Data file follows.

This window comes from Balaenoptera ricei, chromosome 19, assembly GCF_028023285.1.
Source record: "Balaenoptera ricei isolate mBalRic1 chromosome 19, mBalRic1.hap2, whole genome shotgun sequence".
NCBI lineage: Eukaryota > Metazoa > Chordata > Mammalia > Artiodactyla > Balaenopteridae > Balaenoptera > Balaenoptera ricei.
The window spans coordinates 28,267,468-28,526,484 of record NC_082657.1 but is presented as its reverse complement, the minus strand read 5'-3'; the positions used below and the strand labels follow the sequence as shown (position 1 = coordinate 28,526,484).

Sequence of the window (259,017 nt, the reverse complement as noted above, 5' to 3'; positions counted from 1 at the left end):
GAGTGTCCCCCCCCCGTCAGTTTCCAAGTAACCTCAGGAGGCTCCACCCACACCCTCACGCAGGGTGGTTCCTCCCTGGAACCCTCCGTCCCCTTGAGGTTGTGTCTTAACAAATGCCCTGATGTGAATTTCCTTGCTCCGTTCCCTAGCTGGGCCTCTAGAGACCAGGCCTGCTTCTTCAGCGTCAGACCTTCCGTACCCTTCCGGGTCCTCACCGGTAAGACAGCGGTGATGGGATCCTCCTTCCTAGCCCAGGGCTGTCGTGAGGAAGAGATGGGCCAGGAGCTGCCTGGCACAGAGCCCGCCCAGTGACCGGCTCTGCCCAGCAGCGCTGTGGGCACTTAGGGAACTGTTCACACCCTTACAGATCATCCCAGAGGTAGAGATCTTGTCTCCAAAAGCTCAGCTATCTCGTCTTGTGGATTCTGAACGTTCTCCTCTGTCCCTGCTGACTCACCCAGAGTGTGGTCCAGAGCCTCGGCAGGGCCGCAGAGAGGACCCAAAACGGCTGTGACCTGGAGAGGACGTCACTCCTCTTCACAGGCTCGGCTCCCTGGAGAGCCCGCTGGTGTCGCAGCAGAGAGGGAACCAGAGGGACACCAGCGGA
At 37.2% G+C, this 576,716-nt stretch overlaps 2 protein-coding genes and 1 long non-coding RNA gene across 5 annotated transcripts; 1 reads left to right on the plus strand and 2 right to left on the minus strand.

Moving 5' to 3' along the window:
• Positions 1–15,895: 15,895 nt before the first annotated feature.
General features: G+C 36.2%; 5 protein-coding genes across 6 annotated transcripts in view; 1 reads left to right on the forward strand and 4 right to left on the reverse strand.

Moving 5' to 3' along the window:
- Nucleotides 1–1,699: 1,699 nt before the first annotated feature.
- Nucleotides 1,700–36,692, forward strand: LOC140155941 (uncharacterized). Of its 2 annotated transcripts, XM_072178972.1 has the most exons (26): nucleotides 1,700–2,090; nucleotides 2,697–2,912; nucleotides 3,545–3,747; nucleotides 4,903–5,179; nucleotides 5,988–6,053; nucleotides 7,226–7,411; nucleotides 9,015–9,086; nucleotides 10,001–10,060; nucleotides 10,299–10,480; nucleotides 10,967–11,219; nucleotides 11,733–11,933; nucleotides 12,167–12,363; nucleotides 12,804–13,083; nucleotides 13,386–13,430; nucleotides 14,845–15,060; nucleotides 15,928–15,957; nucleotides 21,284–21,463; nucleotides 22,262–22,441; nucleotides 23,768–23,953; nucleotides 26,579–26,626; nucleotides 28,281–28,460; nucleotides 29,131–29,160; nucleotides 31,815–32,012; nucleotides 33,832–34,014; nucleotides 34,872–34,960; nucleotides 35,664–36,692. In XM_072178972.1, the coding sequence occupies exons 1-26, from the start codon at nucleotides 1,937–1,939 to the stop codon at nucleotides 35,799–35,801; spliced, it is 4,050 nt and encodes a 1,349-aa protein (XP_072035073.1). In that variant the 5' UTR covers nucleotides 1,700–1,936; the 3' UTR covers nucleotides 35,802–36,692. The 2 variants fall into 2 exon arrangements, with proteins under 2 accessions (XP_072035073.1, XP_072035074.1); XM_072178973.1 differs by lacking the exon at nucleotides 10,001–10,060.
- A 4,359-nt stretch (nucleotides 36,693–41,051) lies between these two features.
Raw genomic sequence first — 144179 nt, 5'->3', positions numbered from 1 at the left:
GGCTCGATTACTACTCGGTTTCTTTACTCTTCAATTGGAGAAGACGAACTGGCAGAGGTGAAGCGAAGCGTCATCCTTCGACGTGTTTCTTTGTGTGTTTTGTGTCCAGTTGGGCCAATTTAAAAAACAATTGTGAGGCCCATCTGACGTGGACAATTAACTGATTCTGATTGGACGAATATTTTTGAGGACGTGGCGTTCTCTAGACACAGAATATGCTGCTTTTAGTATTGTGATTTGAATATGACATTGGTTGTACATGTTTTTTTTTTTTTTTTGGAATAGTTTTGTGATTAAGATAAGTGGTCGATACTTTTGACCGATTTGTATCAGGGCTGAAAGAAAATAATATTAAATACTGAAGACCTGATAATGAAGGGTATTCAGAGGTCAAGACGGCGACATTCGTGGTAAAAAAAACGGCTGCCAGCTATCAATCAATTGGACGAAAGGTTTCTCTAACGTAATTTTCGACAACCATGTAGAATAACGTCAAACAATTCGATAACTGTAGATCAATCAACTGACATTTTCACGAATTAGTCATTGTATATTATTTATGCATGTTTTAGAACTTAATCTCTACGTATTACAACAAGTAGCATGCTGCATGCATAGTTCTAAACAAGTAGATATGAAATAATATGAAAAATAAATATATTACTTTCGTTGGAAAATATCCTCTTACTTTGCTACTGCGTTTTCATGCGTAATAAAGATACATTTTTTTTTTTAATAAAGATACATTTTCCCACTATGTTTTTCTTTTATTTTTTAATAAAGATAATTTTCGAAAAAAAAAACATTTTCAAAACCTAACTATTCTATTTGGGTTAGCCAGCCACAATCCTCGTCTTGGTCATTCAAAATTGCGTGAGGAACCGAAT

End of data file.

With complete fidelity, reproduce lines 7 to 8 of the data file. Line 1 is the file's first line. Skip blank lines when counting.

At 37.2% G+C, this 576,716-nt stretch overlaps 2 protein-coding genes and 1 long non-coding RNA gene across 5 annotated transcripts; 1 reads left to right on the plus strand and 2 right to left on the minus strand.

Moving 5' to 3' along the window: